The next important item on the work order is the thickness:
This is the one thing that can’t be fixed. Wrinkles can be smoothed out. Humps can be pressed out. Hard metal can be softened by annealing (a form of heat treatment). Cracks can be welded. But once the metal is thinned out, it can’t be made thicker. Well, actually, it can be. But it is a very laborious and expensive process. I’ve seen thinned-out heads overlaid with weld in the thin places, then ground down smooth to blend in with the parent metal. But that takes a lot of weld and a lot of man-hours. Ninety-nine per cent of the time if a head is thinned out it is scrapped. Or the customer is called. If I thin out a head, I take a detailed reading with a sonic device which we call a thickness checker. Don’t laugh. A screwdriver is called a screwdriver because it drives screws. I then map out the thinned-out region on paper and give it to the foreman. The customer is called and given the bad news. Most of the time, if it’s not under minimum by a lot, they’ll take it. Hell, if it is under by a lot they still might take it, depends on how quickly they need that head. If they won’t accept it, then a replacement piece is rushed through the shop, hopefully not to be thinned out again. Of course, all of the material and labor costs are eaten by Brighton. So thinning out heads is really frowned upon.
You might wonder how I can still thin out heads, considering how long I’ve worked there. I don’t do it as much as I used to, but it still happens. Every time you make a pass on a head, which means using the flanging roll to force it around the icr roll while it is spinning, in order to make the head smaller or bigger, you are thinning out the metal. You are squeezing the metal between two spinning rolls. The harder metals don’t thin out much, and you usually don’t have to worry about them. But you really have to watch the softer metals. Also, you are more likely to thin out heads formed on a sharper, or smaller, icr roll. Also, some of our customers order impossibly tight minimum thicknesses. They usually do this when they are trying to keep the weight of the head down. They want a head a certain thickness, but only weighing so much. Sometimes they do this because they are ignorant fools. They don’t have a clue what happens to metal while it is being formed into a head. So sometimes there is simply no way. Whenever I point this out to the foreman, I usually get, “Just do the best you can.”
Also, some operators, especially the newer ones, really squeeze the metal while they are forming it. I’ve got a light touch. I can wrap metal around the icr roll tightly with very little squeeze. But some operators try to smash the metal into shape. You hope over time they’ll learn to be gentler with the metal.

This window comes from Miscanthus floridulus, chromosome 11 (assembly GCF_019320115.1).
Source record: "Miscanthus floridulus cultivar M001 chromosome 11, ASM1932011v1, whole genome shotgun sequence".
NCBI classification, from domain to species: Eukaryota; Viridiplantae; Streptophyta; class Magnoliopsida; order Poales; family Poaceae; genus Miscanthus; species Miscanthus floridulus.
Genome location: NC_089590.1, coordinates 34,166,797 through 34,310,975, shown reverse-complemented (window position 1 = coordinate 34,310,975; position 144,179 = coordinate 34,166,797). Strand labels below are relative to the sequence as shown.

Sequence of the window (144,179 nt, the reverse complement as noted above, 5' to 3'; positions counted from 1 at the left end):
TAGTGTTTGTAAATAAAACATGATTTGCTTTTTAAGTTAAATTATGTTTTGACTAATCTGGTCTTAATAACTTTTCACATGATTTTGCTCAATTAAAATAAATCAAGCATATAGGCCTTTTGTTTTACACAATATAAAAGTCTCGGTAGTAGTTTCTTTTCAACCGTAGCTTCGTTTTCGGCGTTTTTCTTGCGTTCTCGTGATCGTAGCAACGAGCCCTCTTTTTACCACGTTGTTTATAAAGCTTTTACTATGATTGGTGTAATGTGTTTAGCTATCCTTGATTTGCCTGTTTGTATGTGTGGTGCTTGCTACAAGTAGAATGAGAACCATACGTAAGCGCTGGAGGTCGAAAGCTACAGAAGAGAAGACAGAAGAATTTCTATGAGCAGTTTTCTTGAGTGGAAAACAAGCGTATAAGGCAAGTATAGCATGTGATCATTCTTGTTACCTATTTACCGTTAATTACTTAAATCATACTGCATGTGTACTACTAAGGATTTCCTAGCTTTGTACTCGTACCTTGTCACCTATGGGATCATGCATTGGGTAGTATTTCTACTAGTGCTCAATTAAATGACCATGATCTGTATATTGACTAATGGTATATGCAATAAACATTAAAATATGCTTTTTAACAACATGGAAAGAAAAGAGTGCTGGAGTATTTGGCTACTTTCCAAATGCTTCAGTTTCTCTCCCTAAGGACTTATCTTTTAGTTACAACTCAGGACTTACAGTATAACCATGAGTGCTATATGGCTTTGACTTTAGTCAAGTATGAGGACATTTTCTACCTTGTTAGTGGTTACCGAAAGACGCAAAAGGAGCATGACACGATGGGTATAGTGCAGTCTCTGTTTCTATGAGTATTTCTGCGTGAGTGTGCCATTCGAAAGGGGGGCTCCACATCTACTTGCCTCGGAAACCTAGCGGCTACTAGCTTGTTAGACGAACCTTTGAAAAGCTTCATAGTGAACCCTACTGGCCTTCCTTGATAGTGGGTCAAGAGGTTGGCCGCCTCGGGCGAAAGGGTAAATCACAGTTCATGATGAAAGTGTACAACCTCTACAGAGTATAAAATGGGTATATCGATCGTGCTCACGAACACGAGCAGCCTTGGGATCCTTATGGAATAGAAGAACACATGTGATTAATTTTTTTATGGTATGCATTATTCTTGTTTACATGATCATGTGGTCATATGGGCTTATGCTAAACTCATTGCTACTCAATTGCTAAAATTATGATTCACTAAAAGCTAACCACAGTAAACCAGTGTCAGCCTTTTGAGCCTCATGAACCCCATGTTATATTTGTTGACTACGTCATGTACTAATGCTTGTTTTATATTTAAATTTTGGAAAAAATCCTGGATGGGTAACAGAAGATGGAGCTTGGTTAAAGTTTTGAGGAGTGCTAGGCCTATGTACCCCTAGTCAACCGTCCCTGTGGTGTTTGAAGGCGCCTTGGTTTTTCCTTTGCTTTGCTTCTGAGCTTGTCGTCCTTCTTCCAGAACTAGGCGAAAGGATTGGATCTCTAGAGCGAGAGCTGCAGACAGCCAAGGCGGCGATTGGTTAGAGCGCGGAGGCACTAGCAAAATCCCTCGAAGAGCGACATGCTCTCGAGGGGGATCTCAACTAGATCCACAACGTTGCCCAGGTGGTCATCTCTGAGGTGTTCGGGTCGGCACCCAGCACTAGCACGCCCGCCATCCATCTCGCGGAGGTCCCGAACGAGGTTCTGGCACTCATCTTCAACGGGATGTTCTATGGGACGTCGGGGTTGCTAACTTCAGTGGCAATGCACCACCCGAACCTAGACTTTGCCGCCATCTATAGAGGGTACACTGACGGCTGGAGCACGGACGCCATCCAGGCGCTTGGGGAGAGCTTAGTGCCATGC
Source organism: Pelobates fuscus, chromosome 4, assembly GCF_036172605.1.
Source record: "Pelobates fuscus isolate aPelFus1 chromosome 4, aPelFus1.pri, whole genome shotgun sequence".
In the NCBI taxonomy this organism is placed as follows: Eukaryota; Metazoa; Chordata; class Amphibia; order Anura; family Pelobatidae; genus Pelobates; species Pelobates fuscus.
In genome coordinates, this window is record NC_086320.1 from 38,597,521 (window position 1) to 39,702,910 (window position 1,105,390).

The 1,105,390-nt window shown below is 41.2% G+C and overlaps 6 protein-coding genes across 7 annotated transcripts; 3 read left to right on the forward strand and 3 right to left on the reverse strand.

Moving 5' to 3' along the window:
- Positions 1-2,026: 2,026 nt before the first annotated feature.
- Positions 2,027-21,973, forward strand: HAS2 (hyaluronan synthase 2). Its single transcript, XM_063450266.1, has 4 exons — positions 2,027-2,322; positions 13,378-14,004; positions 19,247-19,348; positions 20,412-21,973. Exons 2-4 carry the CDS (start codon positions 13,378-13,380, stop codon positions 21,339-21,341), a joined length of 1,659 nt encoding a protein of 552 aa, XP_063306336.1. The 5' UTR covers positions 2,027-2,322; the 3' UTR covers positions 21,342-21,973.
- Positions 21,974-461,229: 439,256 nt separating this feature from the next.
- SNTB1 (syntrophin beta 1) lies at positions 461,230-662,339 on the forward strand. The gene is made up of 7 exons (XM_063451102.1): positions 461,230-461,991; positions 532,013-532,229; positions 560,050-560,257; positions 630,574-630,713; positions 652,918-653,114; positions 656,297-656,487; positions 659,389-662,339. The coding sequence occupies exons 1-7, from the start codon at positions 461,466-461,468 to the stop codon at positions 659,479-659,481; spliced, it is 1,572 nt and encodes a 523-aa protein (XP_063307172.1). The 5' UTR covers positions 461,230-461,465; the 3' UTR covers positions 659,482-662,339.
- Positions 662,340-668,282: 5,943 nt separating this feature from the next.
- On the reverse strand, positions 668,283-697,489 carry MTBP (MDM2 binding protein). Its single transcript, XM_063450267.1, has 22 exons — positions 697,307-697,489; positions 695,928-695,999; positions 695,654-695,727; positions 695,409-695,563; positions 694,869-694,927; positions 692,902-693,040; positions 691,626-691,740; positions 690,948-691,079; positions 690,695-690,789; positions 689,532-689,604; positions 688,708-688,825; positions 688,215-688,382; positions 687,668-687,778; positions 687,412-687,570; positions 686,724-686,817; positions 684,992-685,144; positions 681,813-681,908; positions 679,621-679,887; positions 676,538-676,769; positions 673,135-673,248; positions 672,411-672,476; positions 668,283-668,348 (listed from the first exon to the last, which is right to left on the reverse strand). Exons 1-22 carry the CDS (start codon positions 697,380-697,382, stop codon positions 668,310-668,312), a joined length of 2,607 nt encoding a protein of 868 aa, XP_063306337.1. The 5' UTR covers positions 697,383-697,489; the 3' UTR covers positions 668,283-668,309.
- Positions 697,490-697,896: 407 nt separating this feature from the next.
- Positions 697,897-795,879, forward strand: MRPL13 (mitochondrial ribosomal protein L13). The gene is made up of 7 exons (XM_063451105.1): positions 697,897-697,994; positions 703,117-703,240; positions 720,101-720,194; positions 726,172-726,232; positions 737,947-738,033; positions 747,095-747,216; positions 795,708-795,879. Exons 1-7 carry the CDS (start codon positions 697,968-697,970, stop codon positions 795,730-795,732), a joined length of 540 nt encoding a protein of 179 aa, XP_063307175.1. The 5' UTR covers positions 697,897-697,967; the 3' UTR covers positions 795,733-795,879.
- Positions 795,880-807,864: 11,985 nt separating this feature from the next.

Sometimes heads are thinned out so badly they are totally ruined. The thin out usually occurs in the icr area. This can be cut off, and the radius, which is still plenty thick enough, is saved and used for a smaller head. Other times the smaller thinned out heads are made into fire pits. Thinned out stainless steel heads work great for this. The edge of the head is laid out flat, or turned down a little, then its polished, and legs are welded onto it. Polished stainless steel fire pits make good retirement presents. I want one when I retire. If I’ve still got this blog going when I retire, a little over a year from now, I’ll let you know if I get one. Hell, I’ll take a picture of it in my backyard and post it
There are other difficulties with the thickness of the metal besides thin-out. The thicker metals can be very difficult to bend into shape. Sometimes it takes all the pressure the machine can generate to form the head into the shape it needs to be. And thick metal loses its malleability quickly. You had better get a thick head into shape quickly, or it can become too hardened to work with. On the other hand, thin heads wrinkle easily. You have to flange thin heads more slowly with little pressure to keep the wrinkles out; otherwise you have to roll the wrinkles out, which can be laborious. But thin heads are more likely to crack if you work them too long.
These are difficulties, but not insurmountable problems. Over time you learn how different metals and different thicknesses behave while you are flanging them. It just takes time. You learn by repetition. Only there are so many different combinations of metals and thicknesses and shapes and other details that you seldom have true repetition, you are always encountering novel situations. That’s what keeps the job interesting. But it also keeps you cussing.